Autobiographical Elements In Jane Eyre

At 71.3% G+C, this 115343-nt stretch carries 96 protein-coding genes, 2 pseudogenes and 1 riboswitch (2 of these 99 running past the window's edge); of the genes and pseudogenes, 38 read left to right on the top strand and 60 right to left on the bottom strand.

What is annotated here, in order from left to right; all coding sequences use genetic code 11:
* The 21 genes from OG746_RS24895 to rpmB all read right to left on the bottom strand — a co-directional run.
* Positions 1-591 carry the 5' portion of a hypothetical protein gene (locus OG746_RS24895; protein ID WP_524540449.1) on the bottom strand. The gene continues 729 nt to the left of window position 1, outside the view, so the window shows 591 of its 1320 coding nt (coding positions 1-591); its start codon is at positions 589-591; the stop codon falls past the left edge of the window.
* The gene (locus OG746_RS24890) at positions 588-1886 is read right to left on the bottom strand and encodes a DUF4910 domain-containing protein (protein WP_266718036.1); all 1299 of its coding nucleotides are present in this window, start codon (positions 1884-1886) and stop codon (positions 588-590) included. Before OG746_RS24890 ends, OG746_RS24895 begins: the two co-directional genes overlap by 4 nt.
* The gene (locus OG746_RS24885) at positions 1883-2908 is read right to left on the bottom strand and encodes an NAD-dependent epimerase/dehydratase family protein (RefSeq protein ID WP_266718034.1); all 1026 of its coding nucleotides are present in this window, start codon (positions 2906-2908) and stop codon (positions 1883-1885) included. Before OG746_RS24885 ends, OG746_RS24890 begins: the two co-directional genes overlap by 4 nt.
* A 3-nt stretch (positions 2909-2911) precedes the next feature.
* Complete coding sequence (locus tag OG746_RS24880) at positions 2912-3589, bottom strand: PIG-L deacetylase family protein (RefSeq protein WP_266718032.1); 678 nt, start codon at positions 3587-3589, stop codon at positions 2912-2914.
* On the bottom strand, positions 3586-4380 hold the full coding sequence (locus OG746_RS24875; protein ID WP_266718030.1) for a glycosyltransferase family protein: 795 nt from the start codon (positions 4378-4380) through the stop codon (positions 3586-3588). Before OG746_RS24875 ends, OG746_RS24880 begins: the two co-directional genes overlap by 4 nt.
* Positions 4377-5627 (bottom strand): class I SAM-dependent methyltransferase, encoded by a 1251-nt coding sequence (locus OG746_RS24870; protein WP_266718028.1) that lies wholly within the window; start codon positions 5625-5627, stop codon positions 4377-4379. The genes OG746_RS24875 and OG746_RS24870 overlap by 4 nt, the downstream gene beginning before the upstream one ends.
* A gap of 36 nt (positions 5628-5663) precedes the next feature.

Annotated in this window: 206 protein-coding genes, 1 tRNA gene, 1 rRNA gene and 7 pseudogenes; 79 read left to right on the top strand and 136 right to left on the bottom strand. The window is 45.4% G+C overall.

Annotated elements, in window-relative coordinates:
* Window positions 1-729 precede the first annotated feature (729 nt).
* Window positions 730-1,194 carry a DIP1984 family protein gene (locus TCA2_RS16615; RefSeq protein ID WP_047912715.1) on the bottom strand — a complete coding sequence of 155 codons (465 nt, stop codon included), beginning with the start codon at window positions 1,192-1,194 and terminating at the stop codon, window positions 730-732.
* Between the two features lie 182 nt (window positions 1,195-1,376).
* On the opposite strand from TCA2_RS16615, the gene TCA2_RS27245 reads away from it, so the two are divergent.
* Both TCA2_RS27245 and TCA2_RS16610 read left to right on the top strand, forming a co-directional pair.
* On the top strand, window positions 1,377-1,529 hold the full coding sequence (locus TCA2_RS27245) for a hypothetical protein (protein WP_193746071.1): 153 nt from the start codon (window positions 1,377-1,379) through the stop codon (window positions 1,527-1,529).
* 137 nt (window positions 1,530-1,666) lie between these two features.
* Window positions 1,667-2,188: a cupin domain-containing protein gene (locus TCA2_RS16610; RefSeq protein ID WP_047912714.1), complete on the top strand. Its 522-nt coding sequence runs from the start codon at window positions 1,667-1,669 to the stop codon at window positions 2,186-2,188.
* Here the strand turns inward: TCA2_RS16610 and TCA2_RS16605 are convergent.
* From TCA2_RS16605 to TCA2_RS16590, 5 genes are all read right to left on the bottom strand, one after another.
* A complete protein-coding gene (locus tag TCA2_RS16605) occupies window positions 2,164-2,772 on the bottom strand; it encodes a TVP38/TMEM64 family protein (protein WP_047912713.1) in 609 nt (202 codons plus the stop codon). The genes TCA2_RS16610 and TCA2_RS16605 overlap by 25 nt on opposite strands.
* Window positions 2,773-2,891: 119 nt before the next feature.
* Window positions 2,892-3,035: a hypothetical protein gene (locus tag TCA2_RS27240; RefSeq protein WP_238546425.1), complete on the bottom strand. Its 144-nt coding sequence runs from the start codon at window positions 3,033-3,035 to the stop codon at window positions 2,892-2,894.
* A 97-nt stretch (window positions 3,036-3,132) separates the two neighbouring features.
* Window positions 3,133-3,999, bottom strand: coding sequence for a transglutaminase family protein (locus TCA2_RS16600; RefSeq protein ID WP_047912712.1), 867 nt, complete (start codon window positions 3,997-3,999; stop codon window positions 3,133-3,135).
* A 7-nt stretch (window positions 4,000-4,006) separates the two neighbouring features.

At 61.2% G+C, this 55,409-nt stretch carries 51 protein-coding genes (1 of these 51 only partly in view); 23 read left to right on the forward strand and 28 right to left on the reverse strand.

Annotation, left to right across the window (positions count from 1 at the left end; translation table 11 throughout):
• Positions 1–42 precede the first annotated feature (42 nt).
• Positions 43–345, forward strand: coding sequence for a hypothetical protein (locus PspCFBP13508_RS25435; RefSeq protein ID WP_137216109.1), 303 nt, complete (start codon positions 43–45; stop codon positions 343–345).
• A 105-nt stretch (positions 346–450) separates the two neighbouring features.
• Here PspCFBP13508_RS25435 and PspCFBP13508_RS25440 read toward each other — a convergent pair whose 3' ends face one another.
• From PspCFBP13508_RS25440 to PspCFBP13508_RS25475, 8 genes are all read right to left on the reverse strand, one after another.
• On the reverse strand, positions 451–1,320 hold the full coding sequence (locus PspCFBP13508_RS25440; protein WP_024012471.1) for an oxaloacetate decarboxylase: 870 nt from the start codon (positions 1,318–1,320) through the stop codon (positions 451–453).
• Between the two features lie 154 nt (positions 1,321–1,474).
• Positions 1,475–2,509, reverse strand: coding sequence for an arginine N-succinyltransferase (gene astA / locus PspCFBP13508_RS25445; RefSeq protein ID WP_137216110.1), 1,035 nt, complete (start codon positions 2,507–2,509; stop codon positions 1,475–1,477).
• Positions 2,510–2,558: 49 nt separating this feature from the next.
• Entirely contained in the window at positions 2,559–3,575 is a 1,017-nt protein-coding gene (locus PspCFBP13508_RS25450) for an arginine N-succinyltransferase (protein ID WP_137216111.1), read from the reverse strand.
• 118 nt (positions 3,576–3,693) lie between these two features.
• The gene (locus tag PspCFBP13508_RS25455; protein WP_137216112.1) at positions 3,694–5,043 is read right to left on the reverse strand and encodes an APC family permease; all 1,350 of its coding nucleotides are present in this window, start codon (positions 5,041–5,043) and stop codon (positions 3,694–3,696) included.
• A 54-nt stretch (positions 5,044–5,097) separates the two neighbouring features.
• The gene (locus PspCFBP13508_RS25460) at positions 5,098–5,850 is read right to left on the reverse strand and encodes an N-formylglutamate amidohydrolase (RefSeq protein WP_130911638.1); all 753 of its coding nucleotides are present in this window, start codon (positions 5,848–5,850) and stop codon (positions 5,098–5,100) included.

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About Author Charlotte Bronte was born in England and April 21st 1816 as daughter of Maria Branwell and Patrick Bronte. When Maria died, Charlotte was five years old. Charlotte has three sisters whose names are Maria, Elizabeth and Emily. In 1824, they were sent to Cowan Bridge which is a school for clergymen’s daughters. Maria and Elizabeth died at that school because of outbreak of tuberculosis. Charlotte and Emily were brought home. A few years later, she returned to school in Roe Head, England, but not same school. In 1835, she became a teacher at the school. And then, she became a private governess. She was hired to live with and tutor the children of the wealthy Sidgewick family in 1839, she was not happy at that job. Once Charlotte recognized that her dream of starting her own school was not immediately realizable, however, she became a governess, again, this time for a different family. Charlotte’s first book, The Professor, never found a willing publisher during her lifetime. Bronte wrote Jane Eyre, after that year. The book, a critique of Victorian assumptions about gender and social class, became one of the most successful novels of its era, both critically and commercially. We can see autobiographical elements are in Jane Eyre. For example; Jane’s experience at Lowood school, where her best friend dies of tuberculosis, just as Charlotte’s sister at Cowan Bridge. Jane Eyre became a governess in the book, Charlotte was governess, too. Jane Eyre is a

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